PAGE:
- Olive oil
- 1 tbsp softened butter
- 1 level tsp salt
- 1 fillet or rolled haunch of venison, about 900g
- 1 bunch small beetroots, about 450g
For the bagnèt
- 300g stale bread, ideally from a baguette
- 4 tbsp olive oil
- 2 tbsp red wine vinegar
- 1 garlic clove
- 2 anchovy fillets
- 1 tsp capers
- 4-5 cornichons (baby gherkins)
- 1 yolk of a hard-boiled egg
- 1 tbsp Dijon mustard
- Small bunch fresh parsley, finely chopped
- Small bunch fresh mint or tarragon, finely chopped
- Preheat the oven to 200°C/fan180°C/gas 6. Grease a roasting tray with 2 tablespoons oil. Rub the butter and salt over the venison and put into the tray. Clean the beetroots but don’t peel them. Put them in the tray around the joint and roast for 30 minutes. Check the beetroots: if a fork or skewer meets little resistance, they are ready. Remove from the tray, put in a bowl and cover with cling film or a plate. Return the venison to the oven for a further 15 minutes.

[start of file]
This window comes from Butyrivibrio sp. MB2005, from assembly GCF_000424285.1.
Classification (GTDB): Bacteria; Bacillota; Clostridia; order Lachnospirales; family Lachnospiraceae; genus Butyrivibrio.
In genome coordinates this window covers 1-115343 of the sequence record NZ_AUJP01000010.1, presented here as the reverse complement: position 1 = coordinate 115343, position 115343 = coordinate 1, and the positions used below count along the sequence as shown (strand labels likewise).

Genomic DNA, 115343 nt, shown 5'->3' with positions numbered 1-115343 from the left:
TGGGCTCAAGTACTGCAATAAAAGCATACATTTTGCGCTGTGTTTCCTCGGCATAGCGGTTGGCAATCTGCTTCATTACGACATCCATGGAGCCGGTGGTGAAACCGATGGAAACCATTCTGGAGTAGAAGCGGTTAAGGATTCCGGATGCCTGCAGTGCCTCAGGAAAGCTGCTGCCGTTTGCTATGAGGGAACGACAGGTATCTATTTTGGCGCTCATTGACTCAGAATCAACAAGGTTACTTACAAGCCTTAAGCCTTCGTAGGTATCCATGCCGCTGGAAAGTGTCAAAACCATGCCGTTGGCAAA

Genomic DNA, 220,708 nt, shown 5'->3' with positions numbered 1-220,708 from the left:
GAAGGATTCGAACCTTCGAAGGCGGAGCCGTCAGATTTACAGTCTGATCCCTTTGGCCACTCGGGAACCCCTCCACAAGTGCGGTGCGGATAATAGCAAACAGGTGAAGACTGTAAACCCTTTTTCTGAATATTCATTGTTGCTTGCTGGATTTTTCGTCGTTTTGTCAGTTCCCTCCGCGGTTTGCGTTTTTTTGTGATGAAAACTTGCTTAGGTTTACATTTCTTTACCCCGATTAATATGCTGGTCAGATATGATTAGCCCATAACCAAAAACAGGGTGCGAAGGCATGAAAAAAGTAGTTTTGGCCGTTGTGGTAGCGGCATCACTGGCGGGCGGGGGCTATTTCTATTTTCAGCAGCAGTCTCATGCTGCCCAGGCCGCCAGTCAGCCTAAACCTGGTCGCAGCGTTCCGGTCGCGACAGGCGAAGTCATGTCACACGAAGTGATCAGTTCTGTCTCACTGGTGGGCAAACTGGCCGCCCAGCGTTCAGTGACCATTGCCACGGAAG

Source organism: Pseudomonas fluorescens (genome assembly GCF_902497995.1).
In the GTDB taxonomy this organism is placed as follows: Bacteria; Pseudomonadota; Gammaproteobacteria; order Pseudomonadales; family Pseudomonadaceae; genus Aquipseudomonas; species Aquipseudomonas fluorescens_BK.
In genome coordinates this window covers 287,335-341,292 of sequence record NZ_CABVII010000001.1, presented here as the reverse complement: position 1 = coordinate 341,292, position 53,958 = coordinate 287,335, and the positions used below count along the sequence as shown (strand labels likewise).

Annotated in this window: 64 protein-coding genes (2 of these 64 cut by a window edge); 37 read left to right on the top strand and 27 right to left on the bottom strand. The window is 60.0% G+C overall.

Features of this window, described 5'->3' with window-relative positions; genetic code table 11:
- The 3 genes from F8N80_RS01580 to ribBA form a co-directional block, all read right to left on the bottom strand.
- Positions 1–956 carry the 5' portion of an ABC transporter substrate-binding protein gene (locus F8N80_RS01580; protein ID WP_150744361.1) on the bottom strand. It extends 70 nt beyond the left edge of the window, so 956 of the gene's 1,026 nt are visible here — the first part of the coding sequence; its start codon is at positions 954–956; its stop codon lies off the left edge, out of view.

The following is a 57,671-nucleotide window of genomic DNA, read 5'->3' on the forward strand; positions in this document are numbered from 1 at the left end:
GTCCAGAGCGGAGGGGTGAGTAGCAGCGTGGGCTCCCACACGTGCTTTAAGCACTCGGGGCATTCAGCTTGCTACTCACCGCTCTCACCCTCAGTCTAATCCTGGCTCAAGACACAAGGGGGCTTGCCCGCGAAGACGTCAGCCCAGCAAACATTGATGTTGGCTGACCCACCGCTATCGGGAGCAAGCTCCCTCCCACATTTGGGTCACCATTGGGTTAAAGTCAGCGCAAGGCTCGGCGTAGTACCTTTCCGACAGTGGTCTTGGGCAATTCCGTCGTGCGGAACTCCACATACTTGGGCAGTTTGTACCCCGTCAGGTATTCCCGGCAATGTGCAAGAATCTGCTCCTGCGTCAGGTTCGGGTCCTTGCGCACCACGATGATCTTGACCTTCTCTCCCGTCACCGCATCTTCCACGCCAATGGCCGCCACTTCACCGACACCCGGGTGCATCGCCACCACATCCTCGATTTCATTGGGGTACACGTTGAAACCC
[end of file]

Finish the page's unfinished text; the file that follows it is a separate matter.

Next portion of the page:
- Once the beetroots have cooled a little, rub the skins off with your thumb and forefinger. Slice and set aside.
- Remove the venison from the oven. Rest for 15 minutes before carving.
- Meanwhile, make the bagnèt. Tear the bread and put in a bowl with the oil, vinegar and 50ml water until it is soft enough to mash. Chop the garlic, anchovies, capers and cornichons as finely as possible. Add to the bread with the hard-boiled yolk and mustard and mix to a rough paste. Fold in the herbs and check the seasoning. Loosen with more oil if it seems thick.
- Slice the cooled meat as thinly as possible and serve with the sweet beetroots and slightly sharp sauce.
- You can prepare this up to a day in advance, and it’s also delicious cold.
- Choose a bright, juicy Pinot Noir to match the vibrant beetroot and bagnèt flavours here.